This would affect the results because I might have just counted one or two bubbles just after the one minute. This will affect the accuracy of my results. Overall, I felt that due to the small volumes of oxygen involved, my experiment was not as accurate as it could have been, however I believe it was accurate enough to support and justify my hypothesis and prediction. Improvements could have been made as I have stated, mainly by simply taking the reading for my investigation, maybe every 30 seconds. However, due to practical time constraints in taking the reading for my investigation to time extension, I could not in fact make these adjustments. The other obvious way of increasing the reliability of my results would be to repeat the experiment more than twice and find an overall average result. To extend my enquiries into the rate of photosynthesis, I could perhaps investigate another variable of photosynthesis. As this investigation was fascinating, I would consider a colour experiment where I would investigate how wavelength of light affects the rate of photosynthesis. This is how the experiment would be set up: I would use basically similar apparatus used in this investigation, but however, a white light would be used because a white light contains all the different light wavelengths. Between the light and the pondweed, I would place a colour filter (colorimeter) which will be connected to a computer. The computer will read the amount of each light wavelength absorbed by the plant. In the investigation, I would expect the photosynthetic rates of the pondweed would generally follow the absorption spectra of the three primary photosynthetic pigment classes (chlorophylls a and b and carotenoids), with peak rates of photosynthesis occurring under light at the optimum ranges of those spectra. I believed this because these photosynthetic pigments would absorb the light energy and use it to drive the light reactions of photosynthesis, which would in turn produce molecules to drive the Calvin cycle of carbon fixation--and growth. Stella Boachie Candidate Number: 0020 Centre Number: 12107 Biology Investigation ...read more.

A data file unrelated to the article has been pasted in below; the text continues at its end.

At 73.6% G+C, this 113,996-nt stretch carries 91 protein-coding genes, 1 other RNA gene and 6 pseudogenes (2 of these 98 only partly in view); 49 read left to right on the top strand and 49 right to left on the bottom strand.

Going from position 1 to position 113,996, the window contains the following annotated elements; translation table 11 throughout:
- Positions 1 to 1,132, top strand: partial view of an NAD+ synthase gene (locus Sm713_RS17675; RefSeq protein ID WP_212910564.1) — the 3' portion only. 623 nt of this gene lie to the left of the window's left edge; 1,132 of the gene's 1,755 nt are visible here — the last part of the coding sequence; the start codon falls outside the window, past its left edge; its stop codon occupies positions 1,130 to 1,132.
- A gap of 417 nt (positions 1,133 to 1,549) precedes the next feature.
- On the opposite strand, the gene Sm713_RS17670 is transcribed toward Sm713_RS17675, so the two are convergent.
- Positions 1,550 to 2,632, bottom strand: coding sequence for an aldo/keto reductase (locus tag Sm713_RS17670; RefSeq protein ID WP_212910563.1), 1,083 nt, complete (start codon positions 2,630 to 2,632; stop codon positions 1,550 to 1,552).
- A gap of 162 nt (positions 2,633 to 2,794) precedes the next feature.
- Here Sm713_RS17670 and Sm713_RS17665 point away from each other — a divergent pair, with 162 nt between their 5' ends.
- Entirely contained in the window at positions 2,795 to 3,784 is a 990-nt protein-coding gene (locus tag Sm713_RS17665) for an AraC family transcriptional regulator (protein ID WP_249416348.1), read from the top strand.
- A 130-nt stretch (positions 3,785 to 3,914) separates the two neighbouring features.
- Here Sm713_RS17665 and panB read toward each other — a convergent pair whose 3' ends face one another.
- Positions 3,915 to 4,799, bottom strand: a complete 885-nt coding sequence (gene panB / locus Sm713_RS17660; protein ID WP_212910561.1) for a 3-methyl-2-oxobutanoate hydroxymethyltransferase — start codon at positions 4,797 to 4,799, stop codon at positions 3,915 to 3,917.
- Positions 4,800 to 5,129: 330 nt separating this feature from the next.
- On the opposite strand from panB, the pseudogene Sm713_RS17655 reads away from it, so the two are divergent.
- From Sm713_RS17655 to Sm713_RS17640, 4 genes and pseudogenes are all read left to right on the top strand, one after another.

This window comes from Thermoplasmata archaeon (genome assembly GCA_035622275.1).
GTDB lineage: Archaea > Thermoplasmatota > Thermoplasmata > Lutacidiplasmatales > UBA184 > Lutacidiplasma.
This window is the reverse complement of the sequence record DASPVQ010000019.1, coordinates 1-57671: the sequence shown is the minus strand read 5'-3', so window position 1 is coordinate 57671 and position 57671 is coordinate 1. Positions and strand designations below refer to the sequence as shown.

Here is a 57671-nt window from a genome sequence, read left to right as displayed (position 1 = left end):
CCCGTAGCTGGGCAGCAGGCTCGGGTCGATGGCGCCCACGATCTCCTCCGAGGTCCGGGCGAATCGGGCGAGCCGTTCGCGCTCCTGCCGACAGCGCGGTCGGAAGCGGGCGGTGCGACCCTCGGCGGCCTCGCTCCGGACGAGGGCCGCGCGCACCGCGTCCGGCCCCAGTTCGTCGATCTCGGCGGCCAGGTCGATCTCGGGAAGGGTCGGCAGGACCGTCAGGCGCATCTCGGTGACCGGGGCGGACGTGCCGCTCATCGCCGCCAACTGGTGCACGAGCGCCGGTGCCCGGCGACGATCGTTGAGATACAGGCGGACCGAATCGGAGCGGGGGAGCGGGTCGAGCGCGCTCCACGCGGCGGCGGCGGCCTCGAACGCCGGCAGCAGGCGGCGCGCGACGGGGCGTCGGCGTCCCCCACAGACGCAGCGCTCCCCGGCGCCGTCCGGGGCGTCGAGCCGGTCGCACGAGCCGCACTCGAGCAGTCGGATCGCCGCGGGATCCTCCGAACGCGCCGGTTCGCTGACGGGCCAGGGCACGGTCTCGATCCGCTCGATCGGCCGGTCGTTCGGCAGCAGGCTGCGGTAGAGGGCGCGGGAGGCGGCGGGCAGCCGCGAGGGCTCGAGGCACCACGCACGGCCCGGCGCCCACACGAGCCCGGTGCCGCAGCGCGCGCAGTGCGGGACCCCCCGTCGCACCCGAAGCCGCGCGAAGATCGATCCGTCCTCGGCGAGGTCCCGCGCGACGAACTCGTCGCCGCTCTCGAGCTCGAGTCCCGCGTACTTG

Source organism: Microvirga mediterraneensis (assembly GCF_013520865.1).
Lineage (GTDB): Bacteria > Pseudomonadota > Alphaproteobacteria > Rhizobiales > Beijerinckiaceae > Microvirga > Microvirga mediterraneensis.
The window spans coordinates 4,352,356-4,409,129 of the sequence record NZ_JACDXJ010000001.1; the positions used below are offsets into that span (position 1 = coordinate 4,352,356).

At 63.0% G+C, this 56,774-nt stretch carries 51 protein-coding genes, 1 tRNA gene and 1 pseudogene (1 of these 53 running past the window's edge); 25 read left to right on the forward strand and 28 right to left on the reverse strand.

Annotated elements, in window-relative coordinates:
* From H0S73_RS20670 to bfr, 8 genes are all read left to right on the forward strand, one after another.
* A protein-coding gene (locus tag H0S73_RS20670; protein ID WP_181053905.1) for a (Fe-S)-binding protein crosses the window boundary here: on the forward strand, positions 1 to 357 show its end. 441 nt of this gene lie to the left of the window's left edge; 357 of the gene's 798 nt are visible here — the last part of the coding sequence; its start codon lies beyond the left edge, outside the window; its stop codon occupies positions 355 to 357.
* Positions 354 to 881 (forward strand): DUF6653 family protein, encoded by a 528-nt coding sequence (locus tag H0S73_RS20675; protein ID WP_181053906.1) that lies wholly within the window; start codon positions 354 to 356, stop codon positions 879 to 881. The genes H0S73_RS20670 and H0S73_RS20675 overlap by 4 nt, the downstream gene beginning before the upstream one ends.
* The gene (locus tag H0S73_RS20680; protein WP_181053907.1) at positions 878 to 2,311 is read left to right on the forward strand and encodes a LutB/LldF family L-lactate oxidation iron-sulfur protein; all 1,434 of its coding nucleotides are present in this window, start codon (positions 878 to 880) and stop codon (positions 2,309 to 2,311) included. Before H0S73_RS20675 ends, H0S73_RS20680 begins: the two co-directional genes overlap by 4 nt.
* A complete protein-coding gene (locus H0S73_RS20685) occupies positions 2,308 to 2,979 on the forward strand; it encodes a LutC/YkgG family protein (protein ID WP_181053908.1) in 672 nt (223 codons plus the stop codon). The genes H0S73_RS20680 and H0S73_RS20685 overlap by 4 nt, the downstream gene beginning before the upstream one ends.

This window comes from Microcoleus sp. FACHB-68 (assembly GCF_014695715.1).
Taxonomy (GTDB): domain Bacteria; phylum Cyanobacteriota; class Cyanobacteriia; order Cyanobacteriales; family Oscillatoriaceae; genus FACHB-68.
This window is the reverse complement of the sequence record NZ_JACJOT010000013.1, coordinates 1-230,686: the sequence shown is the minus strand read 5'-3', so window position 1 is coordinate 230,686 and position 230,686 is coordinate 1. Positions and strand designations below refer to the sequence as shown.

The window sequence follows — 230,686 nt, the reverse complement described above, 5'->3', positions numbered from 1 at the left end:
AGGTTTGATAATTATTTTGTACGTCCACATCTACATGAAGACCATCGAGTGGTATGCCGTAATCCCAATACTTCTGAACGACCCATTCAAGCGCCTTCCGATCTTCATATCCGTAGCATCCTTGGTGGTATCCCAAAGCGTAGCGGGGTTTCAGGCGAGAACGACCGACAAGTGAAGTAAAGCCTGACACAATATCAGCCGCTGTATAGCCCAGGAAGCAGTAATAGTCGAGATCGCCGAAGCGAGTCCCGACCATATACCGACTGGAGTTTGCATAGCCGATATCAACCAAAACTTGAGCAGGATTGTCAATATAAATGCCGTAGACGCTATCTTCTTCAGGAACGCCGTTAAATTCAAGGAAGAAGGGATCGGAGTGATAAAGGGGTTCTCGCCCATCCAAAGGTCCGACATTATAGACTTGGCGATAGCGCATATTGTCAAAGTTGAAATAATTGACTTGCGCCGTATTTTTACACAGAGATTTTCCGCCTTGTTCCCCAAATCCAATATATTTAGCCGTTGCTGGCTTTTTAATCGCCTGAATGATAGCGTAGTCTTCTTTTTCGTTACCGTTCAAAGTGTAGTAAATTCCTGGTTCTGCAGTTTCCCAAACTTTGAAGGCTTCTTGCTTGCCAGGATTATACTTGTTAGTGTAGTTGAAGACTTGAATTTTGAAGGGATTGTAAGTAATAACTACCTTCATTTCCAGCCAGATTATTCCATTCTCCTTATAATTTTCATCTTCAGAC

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Here's what a teacher thought of this essay

5 star(s)

A clearly written account of the investigation. Well thought through conclusions and analyses. A little more detail in the method would have been helpful.

Marked by teacher Adam Roberts 18/07/2013